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Cool Tip: Building a Better Disk Check Event

Novell Cool Solutions: Tip
By Jonathan Laudicina

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Posted: 20 Jan 2005
 

Its been my experience that Disk Check Events are an under utilized feature amongst GroupWise administrators. Here's an example of how they can be leveraged and in many cases save an administrator's butt. Here's the documentation link for starters Preventing the Post Office from Running Out of Disk Space, but read on here for more.

If internal policy and politics prevents you as an administrator from restricting mailbox size or attachment size, consider setting up staggered Disk Check events to notify you of an impending low disk space situation on your mail volume. By default, the POA is enabled to check disk space every 5 minutes. It's up to the administrator to define the actions that are taken after those checks...

I've defined 3 staggered Disk Check Events...the 3rd event will tell the POA to stop processing mail, and in my example here, also delete attachments larger than 30MB. The other 2 events are for notification purposes only, so I don't want them to do the Stop Mail Processing activity. This is all defined on the POA object, under Scheduled Events.

My Events:

Disk Check Event 1, named: Poor Performance Notify:

This event will be triggered when the POA detects that the server has 19% free space on the volume. (anything below 20% is almost guaranteed to have negative impact on performance so...) At 19% free the POA will perform a MailboxStats configured to report on all attachments larger than 30MBs. It will email the mailadmins@mycompany.com distribution list and provide the report and a customized message about the event. The mail administrators can then examine the report and pursue action with the offending users. This gives administrators the opportunity to prevent low disk space problems before they get too severe.

The Stop Mail Processing value is set to ZERO % because I define Stop Mail Processing in Event 3.

Click the Notification Tab at the bottom of the MailboxStats, Scheduled Event Action configuration window in ConsoleOne and be certain to enable the "Notify administrator if action fails".

Disk Check Event 2, named: Low Disk Space Notify:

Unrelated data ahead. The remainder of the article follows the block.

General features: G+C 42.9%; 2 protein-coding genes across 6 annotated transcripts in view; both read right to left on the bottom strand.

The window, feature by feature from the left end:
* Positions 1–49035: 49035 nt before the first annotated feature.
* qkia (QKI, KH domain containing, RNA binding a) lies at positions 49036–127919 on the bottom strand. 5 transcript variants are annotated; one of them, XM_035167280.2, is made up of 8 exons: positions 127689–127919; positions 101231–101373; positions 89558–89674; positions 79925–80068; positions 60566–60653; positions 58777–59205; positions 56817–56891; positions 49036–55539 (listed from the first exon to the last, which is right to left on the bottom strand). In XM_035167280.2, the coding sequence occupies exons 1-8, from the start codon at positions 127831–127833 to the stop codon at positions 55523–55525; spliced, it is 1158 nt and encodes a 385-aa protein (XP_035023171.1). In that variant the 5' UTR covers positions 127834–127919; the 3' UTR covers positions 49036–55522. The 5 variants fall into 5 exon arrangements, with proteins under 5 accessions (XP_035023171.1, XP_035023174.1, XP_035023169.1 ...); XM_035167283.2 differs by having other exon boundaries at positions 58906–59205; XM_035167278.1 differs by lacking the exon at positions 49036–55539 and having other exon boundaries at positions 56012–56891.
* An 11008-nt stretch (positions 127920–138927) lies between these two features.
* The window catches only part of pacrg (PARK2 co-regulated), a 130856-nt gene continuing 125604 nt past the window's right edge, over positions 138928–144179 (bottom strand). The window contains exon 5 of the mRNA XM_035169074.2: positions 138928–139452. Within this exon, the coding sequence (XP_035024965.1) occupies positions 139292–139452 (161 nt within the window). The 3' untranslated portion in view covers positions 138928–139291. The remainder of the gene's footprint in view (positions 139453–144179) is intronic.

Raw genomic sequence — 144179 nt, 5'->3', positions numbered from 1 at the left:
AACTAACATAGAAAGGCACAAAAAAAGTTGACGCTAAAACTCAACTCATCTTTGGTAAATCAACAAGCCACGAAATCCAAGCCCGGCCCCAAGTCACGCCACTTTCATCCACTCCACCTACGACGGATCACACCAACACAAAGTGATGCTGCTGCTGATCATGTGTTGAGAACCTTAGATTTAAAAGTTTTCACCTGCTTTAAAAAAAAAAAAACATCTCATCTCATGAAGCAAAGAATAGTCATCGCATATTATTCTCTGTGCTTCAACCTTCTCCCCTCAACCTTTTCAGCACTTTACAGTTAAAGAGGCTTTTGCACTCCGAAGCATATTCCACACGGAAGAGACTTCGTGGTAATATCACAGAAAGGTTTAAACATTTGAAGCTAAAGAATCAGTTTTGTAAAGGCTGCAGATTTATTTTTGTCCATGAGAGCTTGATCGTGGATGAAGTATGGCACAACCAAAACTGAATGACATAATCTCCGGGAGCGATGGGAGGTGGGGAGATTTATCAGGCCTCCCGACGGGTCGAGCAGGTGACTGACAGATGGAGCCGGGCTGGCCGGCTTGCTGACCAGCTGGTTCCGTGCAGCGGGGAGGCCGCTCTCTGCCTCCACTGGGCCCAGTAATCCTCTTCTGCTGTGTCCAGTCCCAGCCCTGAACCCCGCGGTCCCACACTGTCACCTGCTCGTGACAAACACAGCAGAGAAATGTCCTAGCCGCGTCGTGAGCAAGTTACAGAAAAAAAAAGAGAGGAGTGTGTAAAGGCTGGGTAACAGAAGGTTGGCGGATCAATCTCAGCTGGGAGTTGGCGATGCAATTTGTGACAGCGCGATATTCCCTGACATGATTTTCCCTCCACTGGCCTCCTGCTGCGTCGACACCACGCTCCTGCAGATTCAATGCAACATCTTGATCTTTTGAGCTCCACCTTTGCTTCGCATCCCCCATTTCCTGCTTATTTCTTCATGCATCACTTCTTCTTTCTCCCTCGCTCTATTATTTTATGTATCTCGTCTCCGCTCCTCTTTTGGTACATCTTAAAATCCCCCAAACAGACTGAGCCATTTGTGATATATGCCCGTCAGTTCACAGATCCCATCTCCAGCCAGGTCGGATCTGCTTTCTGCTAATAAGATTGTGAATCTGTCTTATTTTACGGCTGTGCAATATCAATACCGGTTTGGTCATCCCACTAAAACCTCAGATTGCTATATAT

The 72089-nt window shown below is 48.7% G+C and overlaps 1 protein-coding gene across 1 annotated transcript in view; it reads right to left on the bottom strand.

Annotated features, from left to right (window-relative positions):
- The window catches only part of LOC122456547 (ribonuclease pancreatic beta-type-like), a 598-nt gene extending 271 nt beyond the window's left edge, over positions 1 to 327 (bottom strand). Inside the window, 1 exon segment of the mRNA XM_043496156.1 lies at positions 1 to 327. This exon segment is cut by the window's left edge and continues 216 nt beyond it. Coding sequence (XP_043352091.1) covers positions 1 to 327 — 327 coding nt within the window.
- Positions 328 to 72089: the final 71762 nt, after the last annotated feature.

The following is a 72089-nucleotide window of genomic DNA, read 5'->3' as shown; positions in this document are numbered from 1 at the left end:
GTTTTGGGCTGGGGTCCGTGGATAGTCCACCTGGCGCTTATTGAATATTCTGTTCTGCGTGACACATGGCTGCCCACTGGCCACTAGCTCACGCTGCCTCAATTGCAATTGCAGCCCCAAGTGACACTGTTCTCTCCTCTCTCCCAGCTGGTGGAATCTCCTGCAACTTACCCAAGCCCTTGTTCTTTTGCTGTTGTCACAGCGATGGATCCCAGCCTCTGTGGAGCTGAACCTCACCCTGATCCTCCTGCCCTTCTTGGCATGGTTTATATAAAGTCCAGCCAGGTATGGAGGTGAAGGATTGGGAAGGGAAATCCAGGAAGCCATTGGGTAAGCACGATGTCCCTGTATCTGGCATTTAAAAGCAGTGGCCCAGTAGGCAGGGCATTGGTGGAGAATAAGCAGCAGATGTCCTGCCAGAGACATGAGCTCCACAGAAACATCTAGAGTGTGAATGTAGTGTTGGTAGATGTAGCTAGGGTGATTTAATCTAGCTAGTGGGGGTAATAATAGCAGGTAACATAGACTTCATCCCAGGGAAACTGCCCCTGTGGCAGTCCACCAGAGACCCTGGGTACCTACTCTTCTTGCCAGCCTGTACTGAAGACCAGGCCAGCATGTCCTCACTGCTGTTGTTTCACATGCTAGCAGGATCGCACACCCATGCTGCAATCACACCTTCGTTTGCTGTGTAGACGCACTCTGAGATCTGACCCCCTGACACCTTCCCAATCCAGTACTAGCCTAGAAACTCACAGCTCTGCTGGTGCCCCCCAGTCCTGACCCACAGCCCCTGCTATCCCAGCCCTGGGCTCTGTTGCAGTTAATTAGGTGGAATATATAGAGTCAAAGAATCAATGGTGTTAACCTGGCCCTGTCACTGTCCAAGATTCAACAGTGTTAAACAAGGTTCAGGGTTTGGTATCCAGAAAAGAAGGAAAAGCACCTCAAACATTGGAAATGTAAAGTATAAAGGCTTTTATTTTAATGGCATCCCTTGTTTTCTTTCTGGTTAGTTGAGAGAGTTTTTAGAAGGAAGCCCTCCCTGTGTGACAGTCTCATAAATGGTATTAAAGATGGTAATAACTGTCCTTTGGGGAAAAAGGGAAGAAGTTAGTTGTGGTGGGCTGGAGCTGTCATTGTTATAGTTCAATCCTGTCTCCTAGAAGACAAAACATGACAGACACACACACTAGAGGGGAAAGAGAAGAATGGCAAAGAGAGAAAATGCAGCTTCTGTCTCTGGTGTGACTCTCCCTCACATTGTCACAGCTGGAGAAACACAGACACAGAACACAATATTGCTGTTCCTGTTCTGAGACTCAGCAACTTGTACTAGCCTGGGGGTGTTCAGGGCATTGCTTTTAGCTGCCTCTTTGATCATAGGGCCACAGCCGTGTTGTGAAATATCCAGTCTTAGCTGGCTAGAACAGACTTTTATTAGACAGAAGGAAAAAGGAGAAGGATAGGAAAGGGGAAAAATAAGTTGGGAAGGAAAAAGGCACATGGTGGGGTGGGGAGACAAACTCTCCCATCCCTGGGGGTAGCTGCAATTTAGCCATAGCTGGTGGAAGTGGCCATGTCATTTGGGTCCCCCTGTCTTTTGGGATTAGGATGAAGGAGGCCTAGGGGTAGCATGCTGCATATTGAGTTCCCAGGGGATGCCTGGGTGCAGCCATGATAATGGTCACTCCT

This event will trigger an action at 5% of free space. it will email the mailadmins@mycompany.com of the CRITICAL situation and include another large attachment report. This again allows the administrators to take action but stress more critical terms in the customized message. The Stop Mail Processing value is set to ZERO % because I define Stop Mail Processing in Event 3. Click the Notification Tab at the bottom of the MailboxStats, Scheduled Event Action configuration window in ConsoleOne and be certain to enable the "Notify administrator if action fails".

Disk Check Event 3, named: Low Disk Space Actions:

This event will trigger an action at XX MB of free space. XX should be defined in your system at minimum of >= your largest GroupWise DB file; usually this will be your largest OFMSG\MSG##.DB file, or 150MB whichever is larger.

I've configured this event to perform an Expire/Reduce Messages (instead of a MailboxStats like the first 2). My Expire/Reduce Messages will automatically strip out all attachments larger than 40MB. It will also Empty all Trash older than 1 day. This is last resort, stop-gap prevention of running the server out of space.

For me its far easier and much better to restore a few large attachments for a few users than to risk and recover from the corruption of a ZERO space mail volume. For most shops, its better to delete these attachments than take hours of downtime to recover from the potential corruption...

Lastly, this 3rd job is enabled to Stop Mail Processing at 100MB free space.

The Expire/Reduce Messages job results are emailed to the mailadmins@mycompany.com distribution list when the job completes.

This is just an example of how you can leverage the existing features of your POA. There are lots of events that can be triggered. Apply your knowledge of your environment and configure your events as needed.

It might save you a lot of headache.

Good Luck,
-JL


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